Tag Archives: St. John of the Cross

St. John of the Cross On the Incarnation

Because today is the feast day of St. John of Cross, and we’ve been meditating on the mystery of the Incarnation, I thought we might look at what he had to say on the subject.  In the Eighth Ballad, he wrote:

Then he summoned an archangel;
Saint Gabriel came,
And He sent him to a maiden,
Mary was her name,

Whose consent and acquiescence
Gave the mystery its birth;
It was the Trinity that clothed
With flesh the Living Word.

Though the three had worked the wonder
It was wrought in but this one,
And the incarnated Word
Was left in Mary’s womb.

And He who had a father only
Now possessed a mother,
Though not of man was He conceived
But unlike any other.

And deep within her body
His life of flesh began:
For this reason He is called
The Son of God and Man.

The poem properly focusses on the figure of Mary, by whose acquiescence the mystery of the Incarnation begins.  In many ways, Mary operates as the lynchpin of the season of Advent.  Our Orthodox brothers and sisters call her the Theotokos, or God-Bearer. 

During this season of Advent, we might properly reflect on what it means to be pregnant with God.  I suggest that we consider that, not only as it pertains to the Holy Mother, but also as it pertains to each one of us.  What does it mean for you and I to bring God into the world, a world which is sometimes hostile and often indifferent to Christ?  And while we’re doing so, as with any expectant parent, we might properly wonder just what this event will cost.  How do we carry Jesus into the places where, as with Bethlehem so long ago, there’s just no room for Him?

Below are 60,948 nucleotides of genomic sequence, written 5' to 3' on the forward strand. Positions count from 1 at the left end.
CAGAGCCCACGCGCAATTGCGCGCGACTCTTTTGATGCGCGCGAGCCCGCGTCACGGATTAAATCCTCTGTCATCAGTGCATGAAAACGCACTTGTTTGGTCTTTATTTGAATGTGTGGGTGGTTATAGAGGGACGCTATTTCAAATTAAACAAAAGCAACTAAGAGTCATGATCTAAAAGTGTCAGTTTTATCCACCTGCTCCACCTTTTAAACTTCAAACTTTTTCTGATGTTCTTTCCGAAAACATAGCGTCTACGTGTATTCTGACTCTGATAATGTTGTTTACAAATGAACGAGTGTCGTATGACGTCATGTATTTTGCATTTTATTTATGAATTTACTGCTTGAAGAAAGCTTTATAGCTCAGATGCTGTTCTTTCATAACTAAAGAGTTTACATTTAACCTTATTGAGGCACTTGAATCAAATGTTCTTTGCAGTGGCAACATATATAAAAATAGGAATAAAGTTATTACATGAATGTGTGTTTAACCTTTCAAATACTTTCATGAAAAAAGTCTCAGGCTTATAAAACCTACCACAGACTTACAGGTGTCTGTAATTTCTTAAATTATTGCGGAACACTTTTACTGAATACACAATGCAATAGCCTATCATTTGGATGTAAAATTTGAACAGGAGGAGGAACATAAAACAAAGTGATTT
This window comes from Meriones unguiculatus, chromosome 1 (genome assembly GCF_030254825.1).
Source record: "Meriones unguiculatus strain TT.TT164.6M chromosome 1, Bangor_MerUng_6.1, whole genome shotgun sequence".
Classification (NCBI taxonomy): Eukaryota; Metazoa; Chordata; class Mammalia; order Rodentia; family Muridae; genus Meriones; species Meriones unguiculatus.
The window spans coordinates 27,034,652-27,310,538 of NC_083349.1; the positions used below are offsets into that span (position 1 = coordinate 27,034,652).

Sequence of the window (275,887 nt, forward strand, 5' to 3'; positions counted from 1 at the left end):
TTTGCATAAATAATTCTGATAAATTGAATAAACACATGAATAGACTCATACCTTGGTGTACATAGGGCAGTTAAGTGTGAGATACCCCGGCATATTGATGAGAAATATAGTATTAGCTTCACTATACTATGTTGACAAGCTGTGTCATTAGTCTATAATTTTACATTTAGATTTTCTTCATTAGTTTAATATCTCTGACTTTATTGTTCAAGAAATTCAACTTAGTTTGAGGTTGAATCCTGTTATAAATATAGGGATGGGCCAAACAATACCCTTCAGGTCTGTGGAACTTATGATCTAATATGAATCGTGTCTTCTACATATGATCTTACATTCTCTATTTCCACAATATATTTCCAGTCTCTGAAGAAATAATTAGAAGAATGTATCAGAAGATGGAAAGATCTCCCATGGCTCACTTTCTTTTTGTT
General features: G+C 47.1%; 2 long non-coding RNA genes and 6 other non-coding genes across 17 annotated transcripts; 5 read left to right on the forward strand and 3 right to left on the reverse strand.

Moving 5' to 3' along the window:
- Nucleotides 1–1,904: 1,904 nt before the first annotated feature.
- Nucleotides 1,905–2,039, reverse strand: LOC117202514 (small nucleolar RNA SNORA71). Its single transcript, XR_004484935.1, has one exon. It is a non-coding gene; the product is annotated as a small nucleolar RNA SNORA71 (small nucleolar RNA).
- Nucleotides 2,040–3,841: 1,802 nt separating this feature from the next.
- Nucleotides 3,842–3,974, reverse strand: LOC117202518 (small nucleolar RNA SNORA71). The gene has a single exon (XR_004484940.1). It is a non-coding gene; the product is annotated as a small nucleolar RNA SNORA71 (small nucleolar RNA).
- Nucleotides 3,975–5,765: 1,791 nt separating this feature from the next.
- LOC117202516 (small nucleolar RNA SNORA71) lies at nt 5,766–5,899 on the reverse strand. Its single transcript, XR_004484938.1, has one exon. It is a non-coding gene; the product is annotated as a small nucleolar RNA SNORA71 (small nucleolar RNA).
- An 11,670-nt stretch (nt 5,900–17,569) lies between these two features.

Part of the mystery of the Incarnation, part of the wonder of belonging to the Body of Christ we call the Church, lies in the recognition that Christ must live within us.  Somehow, through the enigma of God coming to live among us, our very DNA has changed.  St. Paul recognized this, writing:  “I no longer live, but Christ lives in me.”  Gal.  2:20.   Paul reminds us that following Christ does not so much hinge on an intellectual assent to a certain doctrine  as it does on surrendering to Christ’s indwelling within us and allowing Jesus to re-make us.

Our Advent hope lies in recognizing that God’s entry into the world is not an event that took place a couple of thousand years ago, and which made things a bit more bearable.  Rather, the very fabric of time and space have changed.  God has and will re-create all things (including you and me) through this Son of God and Man.

Have a good and holy Advent,

James R. Dennis, O.P. 

© 2011 James R. Dennis